Python NumPy Copy and View
In this tutorial, we will cover the concept of copy and view, for ndarray in the NumPy library.
In Numpy, using the
view() functions, we can create a new copy of any existing array or create a new view for the array.
Let us take a look at what is the major difference between copy and view:
The major difference between copy and view is that the
copy()function creates a new array whereas the
view()function creates a new view of the original array. It is important to note here that physically the copy of an input array is stored at some other location whereas in the case of view, the different view of the same memory location is returned.
In layman terms it can be said that the copy is just physically stored at another location and view has the same memory location as the original array but a different represenation.
So it is important to note here that the copy object owns the data and whenever there are any changes made to the copy of the input array then it will not affect the original array and likewise any changes made to the original array will not affect the copy of the array.
On the other hand, the view does not owns the data and if there are any changes made to the view then it will surely affect the original array, and any changes made to the original array will affect the view.
No Copy or Array Assignment
If you make the assignment of a numpy array to another then it does not create a direct copy of the original array, rather it makes another array having same content and same id. Thus it becomes the reference to the original array.
If you will majke any changes to this reference array then these changes are directly reflected in the original array.
id()function is used that mainly returns the universal identifier of the array similar to the pointer in C.
Hence, we can say, if we just use a simple assignment operator, then only a reference is created and not an actual new copy.
Let us have a look at an example for the same:
import numpy as np input_arr= np.array([[5,2,7,4],[9,0,2,3],[1,2,3,19]]) print("The Original Array is :\n") print(input_arr) print("\nThe ID of array a:") print(id(input_arr)) b = input_arr#assigning input_arr to b print("\nNow we make the copy of the input_arr") print("\nThe ID of b:") print(id(b)) b.shape = 4,3; #making some changes to b print("\nThe Changes on b also reflect to a:") print(input_arr)
Here is the output of the above code:
Numpy Copy or Deep Copy
The copy of any array is basically a new array and when we create a copy using the
copy() function it is also known as Deep Copy.
We have already told you that copy of an array, owns the data.
So whenever we will make any changes to the copy then it will not affect the original array
Likewise, when changes are made to the original array then it does not affect the copy.
To return the copy of the input array, the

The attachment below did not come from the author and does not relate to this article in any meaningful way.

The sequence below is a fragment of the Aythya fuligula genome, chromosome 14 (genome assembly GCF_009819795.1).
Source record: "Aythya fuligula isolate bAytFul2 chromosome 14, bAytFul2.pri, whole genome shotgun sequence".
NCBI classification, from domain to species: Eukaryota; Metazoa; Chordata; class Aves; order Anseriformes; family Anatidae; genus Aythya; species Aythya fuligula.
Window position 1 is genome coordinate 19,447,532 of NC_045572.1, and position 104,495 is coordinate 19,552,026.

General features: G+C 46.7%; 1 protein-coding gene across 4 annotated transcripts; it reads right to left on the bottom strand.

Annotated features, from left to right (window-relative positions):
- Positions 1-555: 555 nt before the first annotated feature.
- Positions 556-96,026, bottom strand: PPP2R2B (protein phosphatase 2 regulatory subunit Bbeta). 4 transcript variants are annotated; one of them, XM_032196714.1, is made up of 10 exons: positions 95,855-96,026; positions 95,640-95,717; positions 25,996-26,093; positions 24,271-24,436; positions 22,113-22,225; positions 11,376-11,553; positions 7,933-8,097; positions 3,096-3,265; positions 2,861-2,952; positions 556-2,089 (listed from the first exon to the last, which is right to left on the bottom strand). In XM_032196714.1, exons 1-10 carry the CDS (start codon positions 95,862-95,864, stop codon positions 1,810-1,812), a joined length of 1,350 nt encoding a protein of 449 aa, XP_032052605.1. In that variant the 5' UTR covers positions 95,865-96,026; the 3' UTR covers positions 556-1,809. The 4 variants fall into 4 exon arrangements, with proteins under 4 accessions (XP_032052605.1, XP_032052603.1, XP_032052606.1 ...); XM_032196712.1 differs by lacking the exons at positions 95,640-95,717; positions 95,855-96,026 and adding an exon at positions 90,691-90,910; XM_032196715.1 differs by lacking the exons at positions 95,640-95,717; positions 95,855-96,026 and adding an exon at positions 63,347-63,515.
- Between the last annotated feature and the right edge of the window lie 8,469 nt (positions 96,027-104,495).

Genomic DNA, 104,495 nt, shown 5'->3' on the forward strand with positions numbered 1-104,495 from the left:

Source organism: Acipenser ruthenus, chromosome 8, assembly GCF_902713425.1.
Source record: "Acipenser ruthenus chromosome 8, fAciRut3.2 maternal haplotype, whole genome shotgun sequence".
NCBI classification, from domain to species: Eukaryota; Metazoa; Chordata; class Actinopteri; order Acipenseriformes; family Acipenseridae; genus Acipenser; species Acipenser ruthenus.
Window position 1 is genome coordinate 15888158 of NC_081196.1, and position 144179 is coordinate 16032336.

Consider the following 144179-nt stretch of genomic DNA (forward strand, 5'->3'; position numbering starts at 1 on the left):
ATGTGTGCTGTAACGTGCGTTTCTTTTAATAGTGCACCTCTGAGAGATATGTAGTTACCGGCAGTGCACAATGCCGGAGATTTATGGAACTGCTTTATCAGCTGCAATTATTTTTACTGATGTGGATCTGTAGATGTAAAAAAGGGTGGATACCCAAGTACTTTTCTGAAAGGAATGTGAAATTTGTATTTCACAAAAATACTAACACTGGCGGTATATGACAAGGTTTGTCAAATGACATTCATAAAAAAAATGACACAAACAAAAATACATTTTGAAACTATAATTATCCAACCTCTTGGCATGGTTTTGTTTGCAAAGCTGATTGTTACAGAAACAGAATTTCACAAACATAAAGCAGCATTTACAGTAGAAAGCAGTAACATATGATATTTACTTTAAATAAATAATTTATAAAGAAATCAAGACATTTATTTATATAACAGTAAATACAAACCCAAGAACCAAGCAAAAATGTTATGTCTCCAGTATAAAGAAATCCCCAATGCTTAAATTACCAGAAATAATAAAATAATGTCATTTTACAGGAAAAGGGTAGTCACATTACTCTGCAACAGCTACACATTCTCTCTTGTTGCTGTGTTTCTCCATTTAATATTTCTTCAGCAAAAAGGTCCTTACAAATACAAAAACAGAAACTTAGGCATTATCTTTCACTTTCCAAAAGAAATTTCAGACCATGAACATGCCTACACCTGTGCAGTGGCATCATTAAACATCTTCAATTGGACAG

numpy.ndarray.copy()function is used.
This function basically returns the copy of the input array. The syntax to use this function is as follows:
In the above syntax the
order parameter is taken.
order parameter is mainly used to control the memory layout of the copy. Here the C means C-order and F means F-order, A also means F if the given array is Fortran contiguous, C otherwise. K means(to match the layout of the given array as closely as possible).
Now in the example given below we will make the copy of the input array and then make changes to the input array and then check what it returns:
import numpy as np # Let us create an array a = np.array([5, 4, 6, 8, 9]) #Let us create the copy of input array c = a.copy() #Now let us check the id of a and c print("The id of input array a :") print(id(a)) print("The id of c is:") print(id(c)) #Now changing the original array a = 25 # printing both input array and copy print("The original array:") print(a) print("The copy is:") print(c)
The id of input array a :
The id of c is:
The original array:
[25 4 6 8 9]
The copy is:
[5 4 6 8 9]
Numpy View or Shallow Copy
The view is only just a view of the original array.
When we create a view of any given array it is also known as the Shallow Copy.
Unlike copy, view does not owns the data.
It implies that if we make any changes to the view then it affects the original array similarly when we make changes to the original array then it affects the view.
- To return the view of the input array, the
numpy.ndarray.view()function is used.
This function is mainly used to get a new view of any given array with the same data. The syntax to use this function is as follows:
Let us discuss the above mentioned parameters:
It indicates the data-type descriptor of the returned view, e.g.,
int16. The default value is
Nonethat results in the view having the same data-type as the given array.
It indicates the type of the returned view.
Now in the example given below we will make the view of the input array and then make changes to the input array and then check what it returns:
import numpy as np # given input array ar = np.array([2, 4, 6, 8, 10,12]) # creating the view v = ar.view() # Now both arr and v will have different id print("The id of ar") print(id(ar)) print("The id of v") print(id(v)) # changing the original array will also effect view ar = 16 # printing both array and view print("The Original array:") print(ar) print("The view:") print(v)
The id of ar
The id of v
The Original array:
[ 2 4 6 16 10 12]
[ 2 4 6 16 10 12]
This tutorial is all about creation of different copies and views of Numpy ndarray, and how they behave differently. We have covered No Copy, Deep Copy and shallow copy along with their functions and we have provided the code examples for the same. We would recommend to do some more practice and run few more examples to understand these concepts completely.